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Who should replace Sergio Perez at Red Bull? Our writers have their say

Unless the Mexican manages to turn his form around, Red Bull looks likely to replace him. But who is the best option?

Sergio Perez, Red Bull Racing RB20

Sergio Perez, Red Bull Racing RB20

Photo by: Erik Junius

Sergio Perez is under more pressure than ever to bounce back from a disastrous run of races if he wants to retain his Red Bull Formula 1 seat.

With team boss Christian Horner saying it is "unsustainable" for the Mexican to continue to perform as he is right now, our writers look at the possible candidates to replace him should he lose his drive.

It's time to promote Tsunoda

The F1 world tends to underestimate Yuki Tsunoda - and that's more a fact than an opinion.

This image of the shouty guy who crashes all the time - which doesn't at all reflect who he is now - overshadows a lot of what he has achieved, not just since his first year in F1, but since the moment he moved to Europe.

Yuki Tsunoda, Visa Cash App RB F1 Team

Yuki Tsunoda, Visa Cash App RB F1 Team

Photo by: Simon Galloway / Motorsport Images

Learning the language, and adapting to a new environment and culture is a huge challenge in itself, and Tsunoda has combined that with some amazing performances in junior categories. And it was his raw speed that made up for a lot during the time when he couldn't even properly communicate with his engineers.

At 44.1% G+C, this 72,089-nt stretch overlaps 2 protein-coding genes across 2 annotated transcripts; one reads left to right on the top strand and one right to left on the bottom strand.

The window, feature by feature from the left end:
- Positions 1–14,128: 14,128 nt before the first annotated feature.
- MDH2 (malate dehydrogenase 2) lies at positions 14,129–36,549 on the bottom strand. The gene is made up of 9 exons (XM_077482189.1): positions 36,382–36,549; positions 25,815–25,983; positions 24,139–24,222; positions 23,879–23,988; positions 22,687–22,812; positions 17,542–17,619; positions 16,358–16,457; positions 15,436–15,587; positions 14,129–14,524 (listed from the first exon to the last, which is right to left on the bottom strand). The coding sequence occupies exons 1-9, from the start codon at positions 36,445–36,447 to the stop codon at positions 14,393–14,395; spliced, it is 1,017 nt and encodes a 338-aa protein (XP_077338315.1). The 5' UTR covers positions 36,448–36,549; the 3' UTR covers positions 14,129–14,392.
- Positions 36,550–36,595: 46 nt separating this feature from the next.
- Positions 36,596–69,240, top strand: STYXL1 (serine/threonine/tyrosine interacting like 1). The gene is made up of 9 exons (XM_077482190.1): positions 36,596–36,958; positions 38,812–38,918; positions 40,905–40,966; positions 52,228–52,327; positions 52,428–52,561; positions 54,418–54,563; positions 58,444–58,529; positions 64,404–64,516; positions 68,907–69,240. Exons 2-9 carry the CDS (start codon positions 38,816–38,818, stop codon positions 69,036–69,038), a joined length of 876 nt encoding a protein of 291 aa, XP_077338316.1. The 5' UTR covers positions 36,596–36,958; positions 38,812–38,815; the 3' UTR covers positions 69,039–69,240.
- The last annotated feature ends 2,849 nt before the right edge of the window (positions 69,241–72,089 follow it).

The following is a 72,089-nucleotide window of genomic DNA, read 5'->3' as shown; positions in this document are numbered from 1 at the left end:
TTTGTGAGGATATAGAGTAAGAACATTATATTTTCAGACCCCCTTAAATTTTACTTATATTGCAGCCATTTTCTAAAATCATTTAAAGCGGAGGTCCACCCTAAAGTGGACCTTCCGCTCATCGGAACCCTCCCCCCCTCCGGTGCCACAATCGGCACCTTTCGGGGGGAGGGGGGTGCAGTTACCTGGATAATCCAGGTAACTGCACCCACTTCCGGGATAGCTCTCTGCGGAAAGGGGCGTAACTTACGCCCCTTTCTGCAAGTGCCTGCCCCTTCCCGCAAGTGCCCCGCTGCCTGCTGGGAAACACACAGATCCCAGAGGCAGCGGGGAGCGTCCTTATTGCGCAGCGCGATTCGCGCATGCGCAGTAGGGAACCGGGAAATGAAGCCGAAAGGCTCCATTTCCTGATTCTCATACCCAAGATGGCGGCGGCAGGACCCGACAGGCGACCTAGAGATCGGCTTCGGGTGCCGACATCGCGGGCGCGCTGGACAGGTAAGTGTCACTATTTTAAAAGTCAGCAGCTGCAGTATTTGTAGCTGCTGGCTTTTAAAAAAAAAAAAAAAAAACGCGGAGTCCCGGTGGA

What needs to be recognised more now is how much work Tsunoda has put in since then to get himself to the level he is at now in all areas, be it physical condition, understanding of the car and the set-up - and that's what has left the biggest impression on those who work with him in Faenza. There were times when he literally turned up at the factory every day between races.

For all the funny videos on social media - including one where drivers talk about how they dream of winning the title and then it cuts to a misleading shot of Tsunoda saying he wants to open a restaurant - he's shown a lot of determination - and that has resulted in a quality step forward this year.

He's been the fastest of the two VCARB drivers for most of the season so far; he's in his fourth year of F1; he's got experience and the speed is still there, so why not reward that with a promotion?

Red Bull has done crazier things in the past, promoting Daniil Kvyat and Pierre Gasly just a year and a half after their respective F1 debuts, or Alex Albon after just six months. For me, Tsunoda is a lot more prepared than they were.

Yes, there are still a few rough edges - and it shows from time to time this year. But of the four Red Bull drivers, he's clearly the second-best now. So why not? It's hard to imagine him being worse than what Perez is showing now. -- Oleg Karpov

Red Bull should go for broke and get Piastri

If Red Bull is serious about signing a ready-made title challenger, then it should forget about Yuki Tsunoda, Liam Lawson and Daniel Ricciardo and break the bank to sign Oscar Piastri.

The Aussie is under contract at McLaren until 2026 but as we have seen in Formula 1, everything has a price - and this is one worth paying.

Oscar Piastri, McLaren MCL30

Oscar Piastri, McLaren MCL30

Photo by: Erik Junius

Piastri would offer Red Bull a low-maintenance foil to Max Verstappen but one who possesses enough speed to keep the Dutchman on his game, without any fuss.

For me, Piastri has been one of the standout performers of the last 18 months, going about his business and quietly delivering solid results with very few individual errors, unlike his team-mate Lando Norris.